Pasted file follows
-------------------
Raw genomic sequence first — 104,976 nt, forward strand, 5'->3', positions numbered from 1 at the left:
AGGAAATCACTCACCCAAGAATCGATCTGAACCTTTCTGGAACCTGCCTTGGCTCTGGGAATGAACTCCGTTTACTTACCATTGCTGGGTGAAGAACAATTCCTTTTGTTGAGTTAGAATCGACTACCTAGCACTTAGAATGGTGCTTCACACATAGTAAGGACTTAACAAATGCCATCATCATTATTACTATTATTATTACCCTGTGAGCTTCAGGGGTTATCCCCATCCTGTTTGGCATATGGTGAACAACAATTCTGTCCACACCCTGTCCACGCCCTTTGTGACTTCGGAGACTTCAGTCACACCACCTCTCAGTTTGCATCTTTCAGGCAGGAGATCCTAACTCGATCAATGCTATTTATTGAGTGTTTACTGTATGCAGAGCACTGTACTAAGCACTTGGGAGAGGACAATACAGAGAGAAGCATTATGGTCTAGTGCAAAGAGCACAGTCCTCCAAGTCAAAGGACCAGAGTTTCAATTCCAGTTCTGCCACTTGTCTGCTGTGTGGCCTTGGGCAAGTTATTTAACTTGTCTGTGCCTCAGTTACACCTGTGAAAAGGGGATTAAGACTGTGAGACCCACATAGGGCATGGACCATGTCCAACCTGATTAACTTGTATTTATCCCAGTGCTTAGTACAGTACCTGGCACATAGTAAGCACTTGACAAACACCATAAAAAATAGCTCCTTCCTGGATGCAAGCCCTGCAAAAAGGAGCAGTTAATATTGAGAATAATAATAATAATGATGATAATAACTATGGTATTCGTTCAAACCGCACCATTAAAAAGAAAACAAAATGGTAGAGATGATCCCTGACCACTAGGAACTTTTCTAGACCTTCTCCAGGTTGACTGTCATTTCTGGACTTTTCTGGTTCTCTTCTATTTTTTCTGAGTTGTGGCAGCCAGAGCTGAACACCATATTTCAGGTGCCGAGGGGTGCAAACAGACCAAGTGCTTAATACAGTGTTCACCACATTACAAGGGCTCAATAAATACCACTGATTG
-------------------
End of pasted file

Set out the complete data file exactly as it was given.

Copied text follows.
Raw genomic sequence first — 104,976 nt, forward strand, 5'->3', positions numbered from 1 at the left:
AGGAAATCACTCACCCAAGAATCGATCTGAACCTTTCTGGAACCTGCCTTGGCTCTGGGAATGAACTCCGTTTACTTACCATTGCTGGGTGAAGAACAATTCCTTTTGTTGAGTTAGAATCGACTACCTAGCACTTAGAATGGTGCTTCACACATAGTAAGGACTTAACAAATGCCATCATCATTATTACTATTATTATTACCCTGTGAGCTTCAGGGGTTATCCCCATCCTGTTTGGCATATGGTGAACAACAATTCTGTCCACACCCTGTCCACGCCCTTTGTGACTTCGGAGACTTCAGTCACACCACCTCTCAGTTTGCATCTTTCAGGCAGGAGATCCTAACTCGATCAATGCTATTTATTGAGTGTTTACTGTATGCAGAGCACTGTACTAAGCACTTGGGAGAGGACAATACAGAGAGAAGCATTATGGTCTAGTGCAAAGAGCACAGTCCTCCAAGTCAAAGGACCAGAGTTTCAATTCCAGTTCTGCCACTTGTCTGCTGTGTGGCCTTGGGCAAGTTATTTAACTTGTCTGTGCCTCAGTTACACCTGTGAAAAGGGGATTAAGACTGTGAGACCCACATAGGGCATGGACCATGTCCAACCTGATTAACTTGTATTTATCCCAGTGCTTAGTACAGTACCTGGCACATAGTAAGCACTTGACAAACACCATAAAAAATAGCTCCTTCCTGGATGCAAGCCCTGCAAAAAGGAGCAGTTAATATTGAGAATAATAATAATAATGATGATAATAACTATGGTATTCGTTCAAACCGCACCATTAAAAAGAAAACAAAATGGTAGAGATGATCCCTGACCACTAGGAACTTTTCTAGACCTTCTCCAGGTTGACTGTCATTTCTGGACTTTTCTGGTTCTCTTCTATTTTTTCTGAGTTGTGGCAGCCAGAGCTGAACACCATATTTCAGGTGCCGAGGGGTGCAAACAGACCAAGTGCTTAATACAGTGTTCACCACATTACAAGGGCTCAATAAATACCACTGATTG